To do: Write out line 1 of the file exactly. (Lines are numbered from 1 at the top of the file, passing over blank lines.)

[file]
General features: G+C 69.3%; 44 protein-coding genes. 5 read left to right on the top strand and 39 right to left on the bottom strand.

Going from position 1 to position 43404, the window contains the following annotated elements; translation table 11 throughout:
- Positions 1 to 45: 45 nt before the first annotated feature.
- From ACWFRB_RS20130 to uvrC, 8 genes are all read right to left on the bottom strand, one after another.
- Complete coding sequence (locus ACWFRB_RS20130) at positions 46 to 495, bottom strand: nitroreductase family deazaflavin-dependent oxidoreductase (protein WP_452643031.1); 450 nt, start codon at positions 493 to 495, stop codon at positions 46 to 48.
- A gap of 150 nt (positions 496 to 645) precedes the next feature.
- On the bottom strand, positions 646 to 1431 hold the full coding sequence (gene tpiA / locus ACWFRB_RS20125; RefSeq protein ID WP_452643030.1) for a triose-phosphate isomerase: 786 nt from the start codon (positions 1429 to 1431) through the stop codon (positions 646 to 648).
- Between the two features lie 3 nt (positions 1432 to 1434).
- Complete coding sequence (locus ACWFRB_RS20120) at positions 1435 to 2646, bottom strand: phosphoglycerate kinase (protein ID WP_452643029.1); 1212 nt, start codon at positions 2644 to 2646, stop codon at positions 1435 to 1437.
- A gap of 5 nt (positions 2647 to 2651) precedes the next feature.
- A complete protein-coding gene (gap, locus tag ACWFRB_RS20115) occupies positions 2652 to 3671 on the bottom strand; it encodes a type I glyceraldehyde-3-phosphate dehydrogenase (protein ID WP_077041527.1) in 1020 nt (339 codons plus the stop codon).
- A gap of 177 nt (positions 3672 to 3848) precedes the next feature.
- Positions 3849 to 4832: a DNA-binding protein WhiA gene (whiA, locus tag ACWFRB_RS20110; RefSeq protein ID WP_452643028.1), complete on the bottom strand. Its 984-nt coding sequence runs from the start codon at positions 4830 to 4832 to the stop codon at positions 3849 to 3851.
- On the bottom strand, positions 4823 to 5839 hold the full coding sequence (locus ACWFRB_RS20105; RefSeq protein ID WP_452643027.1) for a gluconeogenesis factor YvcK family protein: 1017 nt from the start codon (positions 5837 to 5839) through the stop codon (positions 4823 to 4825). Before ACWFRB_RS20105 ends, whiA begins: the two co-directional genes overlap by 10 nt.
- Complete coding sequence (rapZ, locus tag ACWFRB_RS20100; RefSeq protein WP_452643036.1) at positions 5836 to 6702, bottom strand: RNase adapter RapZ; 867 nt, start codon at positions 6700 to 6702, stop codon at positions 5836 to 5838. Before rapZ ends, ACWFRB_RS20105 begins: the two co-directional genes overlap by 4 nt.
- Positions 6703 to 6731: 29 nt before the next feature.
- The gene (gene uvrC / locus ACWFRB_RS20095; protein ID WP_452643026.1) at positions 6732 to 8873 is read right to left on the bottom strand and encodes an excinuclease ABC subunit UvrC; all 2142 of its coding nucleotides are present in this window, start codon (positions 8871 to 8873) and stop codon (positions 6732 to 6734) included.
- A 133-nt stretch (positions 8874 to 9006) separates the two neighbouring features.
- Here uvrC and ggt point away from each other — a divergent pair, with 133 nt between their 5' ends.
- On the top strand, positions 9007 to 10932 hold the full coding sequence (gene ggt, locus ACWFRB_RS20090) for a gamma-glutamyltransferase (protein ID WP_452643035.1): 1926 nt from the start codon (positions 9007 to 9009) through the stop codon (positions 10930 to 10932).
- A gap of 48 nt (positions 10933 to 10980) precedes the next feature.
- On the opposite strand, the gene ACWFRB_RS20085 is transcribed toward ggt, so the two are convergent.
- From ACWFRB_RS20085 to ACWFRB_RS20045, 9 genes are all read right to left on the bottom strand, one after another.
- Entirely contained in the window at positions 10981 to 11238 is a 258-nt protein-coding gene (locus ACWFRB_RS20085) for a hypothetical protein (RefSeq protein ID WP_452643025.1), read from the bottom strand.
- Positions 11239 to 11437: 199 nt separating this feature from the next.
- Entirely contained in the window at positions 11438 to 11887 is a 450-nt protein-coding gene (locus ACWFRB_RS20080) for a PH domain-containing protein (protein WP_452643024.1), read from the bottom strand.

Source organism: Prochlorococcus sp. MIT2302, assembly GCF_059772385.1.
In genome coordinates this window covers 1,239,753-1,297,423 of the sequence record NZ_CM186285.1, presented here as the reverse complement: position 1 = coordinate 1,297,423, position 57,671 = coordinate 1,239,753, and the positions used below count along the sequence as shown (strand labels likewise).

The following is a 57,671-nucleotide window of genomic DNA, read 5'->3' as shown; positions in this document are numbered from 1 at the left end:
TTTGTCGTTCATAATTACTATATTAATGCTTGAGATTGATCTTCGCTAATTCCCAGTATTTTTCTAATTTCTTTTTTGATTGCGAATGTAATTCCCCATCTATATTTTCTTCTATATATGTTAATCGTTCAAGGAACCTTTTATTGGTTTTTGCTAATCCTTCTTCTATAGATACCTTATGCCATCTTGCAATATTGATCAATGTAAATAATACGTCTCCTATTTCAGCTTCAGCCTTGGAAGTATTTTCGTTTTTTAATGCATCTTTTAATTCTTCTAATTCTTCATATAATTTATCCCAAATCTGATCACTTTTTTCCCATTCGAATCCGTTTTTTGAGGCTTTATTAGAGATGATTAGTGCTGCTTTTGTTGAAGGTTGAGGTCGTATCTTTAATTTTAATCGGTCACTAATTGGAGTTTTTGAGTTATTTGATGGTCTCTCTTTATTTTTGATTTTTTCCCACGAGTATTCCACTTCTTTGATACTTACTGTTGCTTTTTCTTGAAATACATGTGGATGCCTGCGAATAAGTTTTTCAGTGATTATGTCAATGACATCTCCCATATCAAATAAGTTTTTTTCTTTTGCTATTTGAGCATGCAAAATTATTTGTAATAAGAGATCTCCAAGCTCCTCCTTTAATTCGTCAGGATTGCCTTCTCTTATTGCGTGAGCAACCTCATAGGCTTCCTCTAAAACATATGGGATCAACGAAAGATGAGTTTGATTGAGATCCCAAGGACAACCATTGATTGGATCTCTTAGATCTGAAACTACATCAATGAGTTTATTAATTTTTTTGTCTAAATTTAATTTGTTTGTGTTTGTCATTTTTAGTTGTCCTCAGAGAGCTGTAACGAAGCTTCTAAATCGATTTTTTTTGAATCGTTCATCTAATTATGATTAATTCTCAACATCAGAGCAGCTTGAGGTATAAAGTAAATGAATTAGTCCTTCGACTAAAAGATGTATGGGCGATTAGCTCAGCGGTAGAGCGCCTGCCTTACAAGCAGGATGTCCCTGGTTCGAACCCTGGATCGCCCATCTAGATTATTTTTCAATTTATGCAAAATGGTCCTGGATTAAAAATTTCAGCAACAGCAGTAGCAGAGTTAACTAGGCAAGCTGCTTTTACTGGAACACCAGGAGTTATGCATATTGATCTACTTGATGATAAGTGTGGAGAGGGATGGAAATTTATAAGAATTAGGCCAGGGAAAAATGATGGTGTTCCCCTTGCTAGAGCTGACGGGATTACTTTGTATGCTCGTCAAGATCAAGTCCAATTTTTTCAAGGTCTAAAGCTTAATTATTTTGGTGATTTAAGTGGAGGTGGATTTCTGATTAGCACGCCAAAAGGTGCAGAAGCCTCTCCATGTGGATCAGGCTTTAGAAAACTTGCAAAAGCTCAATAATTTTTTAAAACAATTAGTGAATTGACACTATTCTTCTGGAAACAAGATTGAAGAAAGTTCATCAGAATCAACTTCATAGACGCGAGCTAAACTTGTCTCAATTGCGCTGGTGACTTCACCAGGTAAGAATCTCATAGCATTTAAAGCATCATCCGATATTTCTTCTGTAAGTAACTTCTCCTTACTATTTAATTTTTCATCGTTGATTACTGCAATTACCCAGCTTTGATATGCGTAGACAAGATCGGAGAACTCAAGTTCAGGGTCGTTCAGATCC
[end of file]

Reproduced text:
General features: G+C 69.3%; 44 protein-coding genes. 5 read left to right on the top strand and 39 right to left on the bottom strand.